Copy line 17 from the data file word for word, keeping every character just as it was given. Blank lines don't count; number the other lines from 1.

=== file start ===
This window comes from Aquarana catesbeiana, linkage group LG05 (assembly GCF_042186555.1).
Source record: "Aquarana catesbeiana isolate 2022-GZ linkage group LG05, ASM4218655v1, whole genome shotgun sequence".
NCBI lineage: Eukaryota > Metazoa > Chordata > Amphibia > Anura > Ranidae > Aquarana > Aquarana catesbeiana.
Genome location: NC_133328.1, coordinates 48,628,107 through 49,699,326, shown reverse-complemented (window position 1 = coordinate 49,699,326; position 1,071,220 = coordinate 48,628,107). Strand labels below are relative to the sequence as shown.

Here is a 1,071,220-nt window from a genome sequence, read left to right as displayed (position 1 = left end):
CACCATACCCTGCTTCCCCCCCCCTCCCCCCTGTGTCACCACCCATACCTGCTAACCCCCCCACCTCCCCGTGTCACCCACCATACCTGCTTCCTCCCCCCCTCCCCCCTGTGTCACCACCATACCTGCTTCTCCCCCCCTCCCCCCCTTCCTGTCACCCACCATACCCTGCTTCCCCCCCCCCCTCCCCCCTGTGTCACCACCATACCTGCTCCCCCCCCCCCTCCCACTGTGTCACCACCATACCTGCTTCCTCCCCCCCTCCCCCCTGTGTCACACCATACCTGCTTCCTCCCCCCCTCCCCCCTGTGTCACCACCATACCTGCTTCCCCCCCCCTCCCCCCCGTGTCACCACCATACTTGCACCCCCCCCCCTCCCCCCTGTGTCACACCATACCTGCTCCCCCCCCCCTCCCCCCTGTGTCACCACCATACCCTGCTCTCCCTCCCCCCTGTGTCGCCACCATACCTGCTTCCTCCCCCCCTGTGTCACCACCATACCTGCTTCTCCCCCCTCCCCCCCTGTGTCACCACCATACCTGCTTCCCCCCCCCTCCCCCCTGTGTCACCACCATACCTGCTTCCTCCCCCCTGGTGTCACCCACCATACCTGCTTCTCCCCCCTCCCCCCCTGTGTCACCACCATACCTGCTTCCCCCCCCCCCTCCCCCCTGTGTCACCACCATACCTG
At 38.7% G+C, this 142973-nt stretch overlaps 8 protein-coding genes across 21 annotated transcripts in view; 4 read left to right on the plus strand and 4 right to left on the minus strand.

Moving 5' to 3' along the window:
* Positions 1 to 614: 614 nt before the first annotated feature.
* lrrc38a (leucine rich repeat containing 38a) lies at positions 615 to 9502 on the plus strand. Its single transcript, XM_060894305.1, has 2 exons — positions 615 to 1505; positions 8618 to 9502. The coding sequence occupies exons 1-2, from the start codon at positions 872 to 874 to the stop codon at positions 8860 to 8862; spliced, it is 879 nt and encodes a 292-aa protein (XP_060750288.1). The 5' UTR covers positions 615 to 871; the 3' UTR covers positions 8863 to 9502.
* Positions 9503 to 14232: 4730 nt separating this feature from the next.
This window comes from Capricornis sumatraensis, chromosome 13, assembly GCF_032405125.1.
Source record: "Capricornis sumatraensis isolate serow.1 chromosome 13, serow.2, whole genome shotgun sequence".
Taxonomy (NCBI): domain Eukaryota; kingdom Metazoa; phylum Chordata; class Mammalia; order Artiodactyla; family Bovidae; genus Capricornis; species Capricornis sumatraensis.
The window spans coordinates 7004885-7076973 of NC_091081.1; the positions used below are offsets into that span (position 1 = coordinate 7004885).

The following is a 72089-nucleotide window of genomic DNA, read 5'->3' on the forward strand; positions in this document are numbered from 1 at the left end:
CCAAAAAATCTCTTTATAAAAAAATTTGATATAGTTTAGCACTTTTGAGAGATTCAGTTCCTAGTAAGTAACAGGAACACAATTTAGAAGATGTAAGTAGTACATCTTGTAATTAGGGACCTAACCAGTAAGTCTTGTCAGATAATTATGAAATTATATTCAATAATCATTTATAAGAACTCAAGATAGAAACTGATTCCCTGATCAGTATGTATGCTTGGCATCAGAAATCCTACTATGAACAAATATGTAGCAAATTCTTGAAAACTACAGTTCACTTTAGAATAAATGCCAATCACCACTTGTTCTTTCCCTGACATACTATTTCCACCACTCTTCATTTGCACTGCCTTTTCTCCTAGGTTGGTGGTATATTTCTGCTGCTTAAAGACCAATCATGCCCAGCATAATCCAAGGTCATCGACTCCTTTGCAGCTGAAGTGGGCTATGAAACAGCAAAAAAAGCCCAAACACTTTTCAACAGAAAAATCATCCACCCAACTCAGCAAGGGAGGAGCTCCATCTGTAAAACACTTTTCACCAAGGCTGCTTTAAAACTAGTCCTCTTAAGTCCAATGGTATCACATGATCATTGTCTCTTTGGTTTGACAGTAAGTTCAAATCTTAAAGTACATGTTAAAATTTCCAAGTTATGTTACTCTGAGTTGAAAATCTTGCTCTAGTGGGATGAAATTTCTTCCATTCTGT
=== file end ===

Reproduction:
CCAAAAAATCTCTTTATAAAAAAATTTGATATAGTTTAGCACTTTTGAGAGATTCAGTTCCTAGTAAGTAACAGGAACACAATTTAGAAGATGTAAGTAGTACATCTTGTAATTAGGGACCTAACCAGTAAGTCTTGTCAGATAATTATGAAATTATATTCAATAATCATTTATAAGAACTCAAGATAGAAACTGATTCCCTGATCAGTATGTATGCTTGGCATCAGAAATCCTACTATGAACAAATATGTAGCAAATTCTTGAAAACTACAGTTCACTTTAGAATAAATGCCAATCACCACTTGTTCTTTCCCTGACATACTATTTCCACCACTCTTCATTTGCACTGCCTTTTCTCCTAGGTTGGTGGTATATTTCTGCTGCTTAAAGACCAATCATGCCCAGCATAATCCAAGGTCATCGACTCCTTTGCAGCTGAAGTGGGCTATGAAACAGCAAAAAAAGCCCAAACACTTTTCAACAGAAAAATCATCCACCCAACTCAGCAAGGGAGGAGCTCCATCTGTAAAACACTTTTCACCAAGGCTGCTTTAAAACTAGTCCTCTTAAGTCCAATGGTATCACATGATCATTGTCTCTTTGGTTTGACAGTAAGTTCAAATCTTAAAGTACATGTTAAAATTTCCAAGTTATGTTACTCTGAGTTGAAAATCTTGCTCTAGTGGGATGAAATTTCTTCCATTCTGT